By Amelia Wade
5:30 AM Saturday Aug 31, 2013
New Zealanders are notoriously bad savers, with less than one-third of us saving for the mid- to long-term, according to a recent Financial Literacy survey. In the lead-up to Money Week, Amelia Wade talks to two young women at opposite ends of the country who bucked the trend and were able to buy houses just a few years out of their teens
Renee Wilkinson, 22, Auckland
Renee Wilkinson said saving for a first house isn’t as hard as she thought – it just takes commitment.
The 22-year-old has been building her savings since she made a business card offering her services as a nanny and pinned it to the local community noticeboard.
At 17, she started nannying full-time and has been putting a lot of her pay cheque away since then.
And in February, Ms Wilkinson, then 21, and her new husband, Matt, a builder, were able to get their first home with an 8 per cent deposit and Mr Wilkinson’s KiwiSaver account for $338,000 – a 1920s bungalow in Otahuhu. The area, while classified as central Auckland, is still up-and-coming so has more affordable houses than other more established suburbs. The value of their house has already risen $50,000 since they moved in.
“So in our long-term savings plan, it should definitely make some money.”
Their mortgage payments are $900 a fortnight, which the couple easily meet because they watch their spending.
“We don’t go out to eat at fancy restaurants or go away and stay at nice places – that would be nice to do, but if you want to save money, that doesn’t really work. We also don’t spend too much money on alcohol.”
And with some more sacrifices, the couple were also able to pay for their wedding which they had about the same time as they bought their home.
“Getting married was always something really important to me, but I didn’t want to spend too much money on it because that day goes by and you’ve spent thirty grand on it. So I just got quite creative with what I did. We just had a big afternoon tea – it was really nice and at the beach then we just took immediate family and close friends out for dinner.”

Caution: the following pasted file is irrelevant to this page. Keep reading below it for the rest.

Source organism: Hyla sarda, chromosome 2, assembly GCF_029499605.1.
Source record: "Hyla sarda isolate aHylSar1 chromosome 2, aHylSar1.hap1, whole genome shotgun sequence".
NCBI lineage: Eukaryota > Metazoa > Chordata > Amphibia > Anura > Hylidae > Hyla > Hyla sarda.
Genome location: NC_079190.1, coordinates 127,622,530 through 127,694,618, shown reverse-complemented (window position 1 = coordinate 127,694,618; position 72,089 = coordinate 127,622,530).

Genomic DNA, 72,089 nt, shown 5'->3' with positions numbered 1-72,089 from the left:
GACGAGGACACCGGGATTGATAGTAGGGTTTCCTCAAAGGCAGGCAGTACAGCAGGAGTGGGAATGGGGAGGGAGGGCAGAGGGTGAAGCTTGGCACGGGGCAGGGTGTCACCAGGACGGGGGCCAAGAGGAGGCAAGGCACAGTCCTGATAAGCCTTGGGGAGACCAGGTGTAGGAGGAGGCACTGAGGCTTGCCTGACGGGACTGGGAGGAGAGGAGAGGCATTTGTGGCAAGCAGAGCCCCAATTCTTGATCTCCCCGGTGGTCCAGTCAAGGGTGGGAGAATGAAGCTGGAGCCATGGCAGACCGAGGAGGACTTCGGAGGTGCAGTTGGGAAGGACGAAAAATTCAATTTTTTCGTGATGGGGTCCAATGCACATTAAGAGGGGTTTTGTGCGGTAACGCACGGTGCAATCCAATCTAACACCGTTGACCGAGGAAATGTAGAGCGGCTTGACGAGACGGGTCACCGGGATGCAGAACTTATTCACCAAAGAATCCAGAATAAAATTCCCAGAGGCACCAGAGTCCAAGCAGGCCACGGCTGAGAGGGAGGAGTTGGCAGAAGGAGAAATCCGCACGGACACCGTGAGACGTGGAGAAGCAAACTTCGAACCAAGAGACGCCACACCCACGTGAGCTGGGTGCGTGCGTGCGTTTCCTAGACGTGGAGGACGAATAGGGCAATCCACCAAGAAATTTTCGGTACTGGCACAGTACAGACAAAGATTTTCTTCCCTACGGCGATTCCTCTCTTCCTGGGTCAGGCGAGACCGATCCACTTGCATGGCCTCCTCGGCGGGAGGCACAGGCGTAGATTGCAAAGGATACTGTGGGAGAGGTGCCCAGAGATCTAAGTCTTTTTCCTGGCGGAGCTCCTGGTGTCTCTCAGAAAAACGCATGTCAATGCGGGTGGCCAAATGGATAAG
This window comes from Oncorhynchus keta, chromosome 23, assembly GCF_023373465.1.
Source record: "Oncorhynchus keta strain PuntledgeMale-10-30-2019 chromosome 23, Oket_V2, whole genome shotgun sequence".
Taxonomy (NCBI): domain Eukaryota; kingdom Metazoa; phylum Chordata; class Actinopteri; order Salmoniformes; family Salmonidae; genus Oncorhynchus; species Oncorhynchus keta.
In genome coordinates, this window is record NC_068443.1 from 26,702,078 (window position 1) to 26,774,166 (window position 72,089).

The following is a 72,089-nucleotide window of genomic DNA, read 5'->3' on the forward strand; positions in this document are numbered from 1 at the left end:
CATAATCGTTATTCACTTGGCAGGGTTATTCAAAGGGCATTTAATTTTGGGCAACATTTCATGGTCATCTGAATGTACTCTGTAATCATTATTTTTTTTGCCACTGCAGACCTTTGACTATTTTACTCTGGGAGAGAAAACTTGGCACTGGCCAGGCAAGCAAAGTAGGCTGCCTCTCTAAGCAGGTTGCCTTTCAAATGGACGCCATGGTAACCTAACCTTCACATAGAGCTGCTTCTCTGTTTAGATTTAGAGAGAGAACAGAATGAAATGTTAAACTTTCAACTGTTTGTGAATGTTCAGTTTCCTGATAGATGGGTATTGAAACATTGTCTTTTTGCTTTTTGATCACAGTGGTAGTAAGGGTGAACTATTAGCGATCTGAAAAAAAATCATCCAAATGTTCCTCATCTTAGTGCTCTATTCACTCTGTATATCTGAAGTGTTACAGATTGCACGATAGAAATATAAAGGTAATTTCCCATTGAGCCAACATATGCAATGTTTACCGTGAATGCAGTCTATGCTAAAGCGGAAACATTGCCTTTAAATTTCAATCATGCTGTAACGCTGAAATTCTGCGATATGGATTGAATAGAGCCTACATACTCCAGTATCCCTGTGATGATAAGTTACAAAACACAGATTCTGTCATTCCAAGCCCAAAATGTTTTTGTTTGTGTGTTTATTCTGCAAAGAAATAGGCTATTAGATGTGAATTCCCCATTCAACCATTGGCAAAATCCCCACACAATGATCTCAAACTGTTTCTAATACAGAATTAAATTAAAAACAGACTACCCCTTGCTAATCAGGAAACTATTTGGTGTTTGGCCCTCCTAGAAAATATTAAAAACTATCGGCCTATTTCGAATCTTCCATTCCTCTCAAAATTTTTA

• Save the same amount each week – no less but more if it’s available.
• Have cash for spending money.
• Set goals with dates so you know by when they need to be achieved.
Ondine Grace, 21, Dunedin
It wasn’t easy and she has been saving since she got her first job at a supermarket checkout, but Ondine Grace was able to buy her first home at 20.
To be fair, it was in Dunedin, which isn’t experiencing the same housing crisis as Auckland or Christchurch but it’s still an impressive achievement for someone just out of their teens.
At 16, while still at high school, she got her first job at New World and set up KiwiSaver and Whai Rawa accounts to help boost her saving efforts. Ms Grace said she was serious about buying a house early on and so put her mind to it.
All extra money was added to her savings and she religiously put $50 in her KiwiSaver account from each pay cheque as well as bigger lump sums.
That left her nothing over to have fun with, but that was a sacrifice she didn’t mind making.
“I bought a lot of clothes at second-hand stores, but I was sort of used to that because my family wasn’t very well off when I was younger. And the other thing was that I didn’t feel like I really wanted to drink that much, so it helped not buying alcohol – that was definitely the big thing that helped me save. Alcohol is pretty expensive.”
After high school, Ms Grace took a gap year to work out what she wanted to do instead of “wasting time and money for a year” at university. She upped her hours at New World and worked full-time, which also helped bolster the nest-egg for her deposit.
Even when she started studying languages at the University of Otago, Ms Grace managed to keep tucking money away by going out less than her friends. Having three years’ worth of holiday pay stored up also helped.
And with a little help from her parents and a $21,000 deposit, she found a four-bedroom do-up for $182,000. She lives there with her boyfriend and four flatmates.
• Every dollar counts. At the end of the day, round your bank account to the nearest $10 or $5 and transfer the difference to your savings.
• Don’t get your wages paid into your savings account. Instead get it paid to your everyday account so you can get the rewarding feeling of transferring money to your savings.
• Make sacrifices – set a goal and work out what you need to give up to reach it.
By Amelia Wade EmailAmelia
The New Zealand Herald